A high-performance electropositive filter

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Courtesy of Argonide Corporation

Reverse osmosis (RO) membranes have become the industry standard for purification of any feed water source. They are used extensively for producing high-purity, low-conductivity process water. They are also used for producing ultrapure water from fresh water because RO is presumed to be the ultimate purifier.

Because RO filters are readily fouled by colloidal particles and biofilms, some method of prefiltration is used to protect them. Backwashable ultraporous membranes (UP) are used as prefilters in medium- and large-volume systems, and disposable nonwoven depth filters are used for smaller RO systems. Ionexchange resin and granular carbon beds are also used upstream of RO, but such prefilters are themselves often fouled by particulate contaminants such as humic and fulvic acids.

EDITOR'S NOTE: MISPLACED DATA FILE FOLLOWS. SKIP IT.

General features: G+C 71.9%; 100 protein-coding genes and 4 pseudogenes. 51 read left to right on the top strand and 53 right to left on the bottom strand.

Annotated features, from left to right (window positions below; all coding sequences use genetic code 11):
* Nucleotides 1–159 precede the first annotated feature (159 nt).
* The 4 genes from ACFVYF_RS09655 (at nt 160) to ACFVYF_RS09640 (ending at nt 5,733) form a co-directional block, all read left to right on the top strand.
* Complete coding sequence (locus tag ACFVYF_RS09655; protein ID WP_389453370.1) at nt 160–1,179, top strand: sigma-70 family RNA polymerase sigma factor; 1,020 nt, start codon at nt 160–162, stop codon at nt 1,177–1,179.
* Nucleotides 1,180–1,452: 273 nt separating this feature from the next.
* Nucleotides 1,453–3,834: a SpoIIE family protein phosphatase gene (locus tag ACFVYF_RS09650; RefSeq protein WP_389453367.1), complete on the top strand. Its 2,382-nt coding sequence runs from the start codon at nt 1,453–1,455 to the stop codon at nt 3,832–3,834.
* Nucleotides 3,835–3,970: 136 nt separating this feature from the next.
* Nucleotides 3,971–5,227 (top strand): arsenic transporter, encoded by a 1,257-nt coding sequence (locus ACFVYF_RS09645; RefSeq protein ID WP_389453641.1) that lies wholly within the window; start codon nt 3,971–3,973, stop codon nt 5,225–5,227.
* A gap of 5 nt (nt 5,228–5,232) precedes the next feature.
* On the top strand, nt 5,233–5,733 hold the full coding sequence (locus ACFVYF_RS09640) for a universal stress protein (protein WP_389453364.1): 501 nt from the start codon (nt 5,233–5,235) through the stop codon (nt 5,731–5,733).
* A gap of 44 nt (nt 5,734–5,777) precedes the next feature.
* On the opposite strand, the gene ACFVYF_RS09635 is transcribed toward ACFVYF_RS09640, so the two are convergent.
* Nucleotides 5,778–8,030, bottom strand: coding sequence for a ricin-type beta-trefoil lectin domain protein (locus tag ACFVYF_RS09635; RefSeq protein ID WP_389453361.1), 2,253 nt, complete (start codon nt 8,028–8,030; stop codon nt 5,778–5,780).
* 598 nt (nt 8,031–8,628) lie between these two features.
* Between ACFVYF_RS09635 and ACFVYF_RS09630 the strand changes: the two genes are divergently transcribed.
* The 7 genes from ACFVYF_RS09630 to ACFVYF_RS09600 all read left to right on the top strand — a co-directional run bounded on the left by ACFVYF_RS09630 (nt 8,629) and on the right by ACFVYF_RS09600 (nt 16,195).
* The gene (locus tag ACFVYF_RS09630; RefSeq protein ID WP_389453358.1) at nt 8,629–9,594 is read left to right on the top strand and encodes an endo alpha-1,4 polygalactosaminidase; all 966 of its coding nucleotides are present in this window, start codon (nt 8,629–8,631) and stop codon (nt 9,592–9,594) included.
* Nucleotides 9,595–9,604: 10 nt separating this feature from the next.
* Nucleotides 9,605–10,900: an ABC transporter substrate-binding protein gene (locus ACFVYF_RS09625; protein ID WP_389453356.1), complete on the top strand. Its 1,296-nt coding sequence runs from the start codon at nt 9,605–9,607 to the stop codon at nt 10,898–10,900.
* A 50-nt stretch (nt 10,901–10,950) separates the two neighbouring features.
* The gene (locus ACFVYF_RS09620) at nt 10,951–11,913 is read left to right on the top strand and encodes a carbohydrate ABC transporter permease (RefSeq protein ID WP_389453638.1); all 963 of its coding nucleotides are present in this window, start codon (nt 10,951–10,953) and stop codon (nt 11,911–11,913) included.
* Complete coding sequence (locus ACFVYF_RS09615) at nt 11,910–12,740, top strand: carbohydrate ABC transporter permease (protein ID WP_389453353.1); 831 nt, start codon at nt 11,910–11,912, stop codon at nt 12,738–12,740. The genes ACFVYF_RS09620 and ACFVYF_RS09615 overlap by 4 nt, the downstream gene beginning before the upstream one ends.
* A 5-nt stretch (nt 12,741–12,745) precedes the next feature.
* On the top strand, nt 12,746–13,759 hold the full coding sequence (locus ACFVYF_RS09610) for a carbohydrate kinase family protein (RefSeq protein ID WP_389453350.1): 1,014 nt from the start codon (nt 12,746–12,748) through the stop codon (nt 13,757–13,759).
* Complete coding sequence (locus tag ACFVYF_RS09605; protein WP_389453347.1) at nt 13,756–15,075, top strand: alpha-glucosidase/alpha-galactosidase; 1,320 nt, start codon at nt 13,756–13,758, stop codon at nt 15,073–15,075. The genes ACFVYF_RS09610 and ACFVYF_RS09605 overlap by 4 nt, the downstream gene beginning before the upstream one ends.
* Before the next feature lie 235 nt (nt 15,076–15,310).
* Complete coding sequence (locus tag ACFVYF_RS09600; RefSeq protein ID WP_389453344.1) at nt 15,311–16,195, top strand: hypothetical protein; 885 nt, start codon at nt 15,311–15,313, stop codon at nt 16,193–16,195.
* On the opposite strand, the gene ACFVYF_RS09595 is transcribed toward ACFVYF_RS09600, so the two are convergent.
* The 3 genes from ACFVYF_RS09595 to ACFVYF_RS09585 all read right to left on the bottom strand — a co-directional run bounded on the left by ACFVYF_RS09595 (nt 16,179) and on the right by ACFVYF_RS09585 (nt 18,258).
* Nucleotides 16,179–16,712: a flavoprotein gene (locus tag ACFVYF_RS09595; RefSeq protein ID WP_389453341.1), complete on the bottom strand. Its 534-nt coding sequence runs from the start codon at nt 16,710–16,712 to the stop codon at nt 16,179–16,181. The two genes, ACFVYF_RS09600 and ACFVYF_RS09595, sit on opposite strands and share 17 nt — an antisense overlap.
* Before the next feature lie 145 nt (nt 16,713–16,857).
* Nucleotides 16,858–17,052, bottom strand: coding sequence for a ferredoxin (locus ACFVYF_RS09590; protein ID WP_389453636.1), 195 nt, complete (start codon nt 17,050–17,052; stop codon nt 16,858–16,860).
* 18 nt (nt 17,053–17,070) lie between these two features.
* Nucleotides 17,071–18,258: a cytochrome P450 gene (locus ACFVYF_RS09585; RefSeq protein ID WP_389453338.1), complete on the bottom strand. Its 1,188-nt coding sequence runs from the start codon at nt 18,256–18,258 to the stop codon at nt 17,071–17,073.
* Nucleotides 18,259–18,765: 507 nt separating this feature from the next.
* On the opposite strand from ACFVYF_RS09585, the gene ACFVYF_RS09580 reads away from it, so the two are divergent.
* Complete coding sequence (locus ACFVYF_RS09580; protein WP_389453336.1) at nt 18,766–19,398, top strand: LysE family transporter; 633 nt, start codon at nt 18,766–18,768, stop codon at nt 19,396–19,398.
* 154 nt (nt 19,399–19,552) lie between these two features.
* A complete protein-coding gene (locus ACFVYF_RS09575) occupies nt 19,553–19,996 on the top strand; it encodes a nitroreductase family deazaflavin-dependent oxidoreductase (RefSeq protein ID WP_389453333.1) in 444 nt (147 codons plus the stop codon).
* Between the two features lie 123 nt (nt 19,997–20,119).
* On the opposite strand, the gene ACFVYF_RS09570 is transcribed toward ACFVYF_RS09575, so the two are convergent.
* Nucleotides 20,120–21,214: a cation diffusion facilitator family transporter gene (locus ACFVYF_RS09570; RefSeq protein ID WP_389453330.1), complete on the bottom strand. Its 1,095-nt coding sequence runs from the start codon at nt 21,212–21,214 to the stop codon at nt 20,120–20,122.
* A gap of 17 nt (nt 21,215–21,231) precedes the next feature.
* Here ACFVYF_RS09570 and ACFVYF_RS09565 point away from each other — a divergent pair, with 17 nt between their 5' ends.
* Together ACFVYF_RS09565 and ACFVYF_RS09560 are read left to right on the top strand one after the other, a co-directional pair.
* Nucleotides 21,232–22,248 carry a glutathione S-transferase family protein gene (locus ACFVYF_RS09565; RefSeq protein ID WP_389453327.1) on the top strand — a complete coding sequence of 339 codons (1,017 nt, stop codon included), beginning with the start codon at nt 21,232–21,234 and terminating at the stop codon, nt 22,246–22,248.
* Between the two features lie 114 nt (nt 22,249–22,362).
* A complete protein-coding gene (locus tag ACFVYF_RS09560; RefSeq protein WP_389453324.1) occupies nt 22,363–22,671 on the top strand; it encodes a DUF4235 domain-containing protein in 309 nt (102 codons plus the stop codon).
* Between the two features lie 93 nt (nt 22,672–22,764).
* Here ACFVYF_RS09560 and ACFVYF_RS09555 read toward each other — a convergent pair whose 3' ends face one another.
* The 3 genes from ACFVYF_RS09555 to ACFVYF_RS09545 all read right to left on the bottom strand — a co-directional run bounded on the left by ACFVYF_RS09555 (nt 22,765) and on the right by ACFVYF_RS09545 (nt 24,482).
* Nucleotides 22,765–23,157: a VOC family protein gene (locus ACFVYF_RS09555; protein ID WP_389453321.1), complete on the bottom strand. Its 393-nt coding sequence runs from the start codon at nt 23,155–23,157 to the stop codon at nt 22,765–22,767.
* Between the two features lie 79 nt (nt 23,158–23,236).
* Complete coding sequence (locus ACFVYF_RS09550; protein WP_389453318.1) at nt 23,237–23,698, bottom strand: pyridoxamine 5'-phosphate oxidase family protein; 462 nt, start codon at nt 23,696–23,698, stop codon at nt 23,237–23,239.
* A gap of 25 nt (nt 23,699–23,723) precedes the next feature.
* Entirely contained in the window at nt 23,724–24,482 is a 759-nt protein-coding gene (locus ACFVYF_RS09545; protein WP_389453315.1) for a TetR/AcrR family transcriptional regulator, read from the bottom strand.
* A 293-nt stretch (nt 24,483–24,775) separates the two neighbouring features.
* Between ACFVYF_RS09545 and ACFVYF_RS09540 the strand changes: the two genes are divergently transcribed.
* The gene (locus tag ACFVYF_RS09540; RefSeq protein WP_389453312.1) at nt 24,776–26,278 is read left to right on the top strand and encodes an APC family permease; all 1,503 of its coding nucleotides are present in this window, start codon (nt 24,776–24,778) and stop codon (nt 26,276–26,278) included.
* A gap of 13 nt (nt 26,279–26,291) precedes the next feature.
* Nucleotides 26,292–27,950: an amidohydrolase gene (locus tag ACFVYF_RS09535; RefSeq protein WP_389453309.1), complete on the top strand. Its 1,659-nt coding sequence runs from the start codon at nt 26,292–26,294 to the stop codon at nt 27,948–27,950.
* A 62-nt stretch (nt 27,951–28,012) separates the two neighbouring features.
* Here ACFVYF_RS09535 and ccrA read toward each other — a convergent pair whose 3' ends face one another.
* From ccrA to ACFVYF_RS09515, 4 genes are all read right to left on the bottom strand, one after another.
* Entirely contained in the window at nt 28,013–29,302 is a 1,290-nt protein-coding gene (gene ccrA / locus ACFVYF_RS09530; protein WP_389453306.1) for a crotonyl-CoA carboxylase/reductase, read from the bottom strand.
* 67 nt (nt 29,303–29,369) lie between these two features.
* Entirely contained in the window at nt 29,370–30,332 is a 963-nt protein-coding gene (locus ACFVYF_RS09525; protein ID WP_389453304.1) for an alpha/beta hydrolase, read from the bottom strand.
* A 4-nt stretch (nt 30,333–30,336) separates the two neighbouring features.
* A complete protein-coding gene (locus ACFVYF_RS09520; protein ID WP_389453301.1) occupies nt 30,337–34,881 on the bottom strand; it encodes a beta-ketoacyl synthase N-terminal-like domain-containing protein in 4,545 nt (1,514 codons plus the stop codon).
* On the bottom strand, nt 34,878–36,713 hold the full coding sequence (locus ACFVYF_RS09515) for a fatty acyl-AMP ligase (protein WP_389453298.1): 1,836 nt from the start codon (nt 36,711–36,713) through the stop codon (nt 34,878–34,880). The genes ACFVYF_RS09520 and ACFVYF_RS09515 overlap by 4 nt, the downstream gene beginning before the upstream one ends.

A multibarrier RO system has been developed by Kinetico–Pall for point-ofuse (POU) drinking water applications (1). That device passed the National Sanitary Foundation’s (NSF) certification to the Environmental Protection Agency’s (EPA) standards (2). A recent article showing data on POU systems suggests that RO is unreliable for removing bacteria to the EPA standard (3). The authors believe that leakage is due to minor flaws in the membrane. For POU applications, they propose using a small “high-flow” hollowfiber membrane postfilter.

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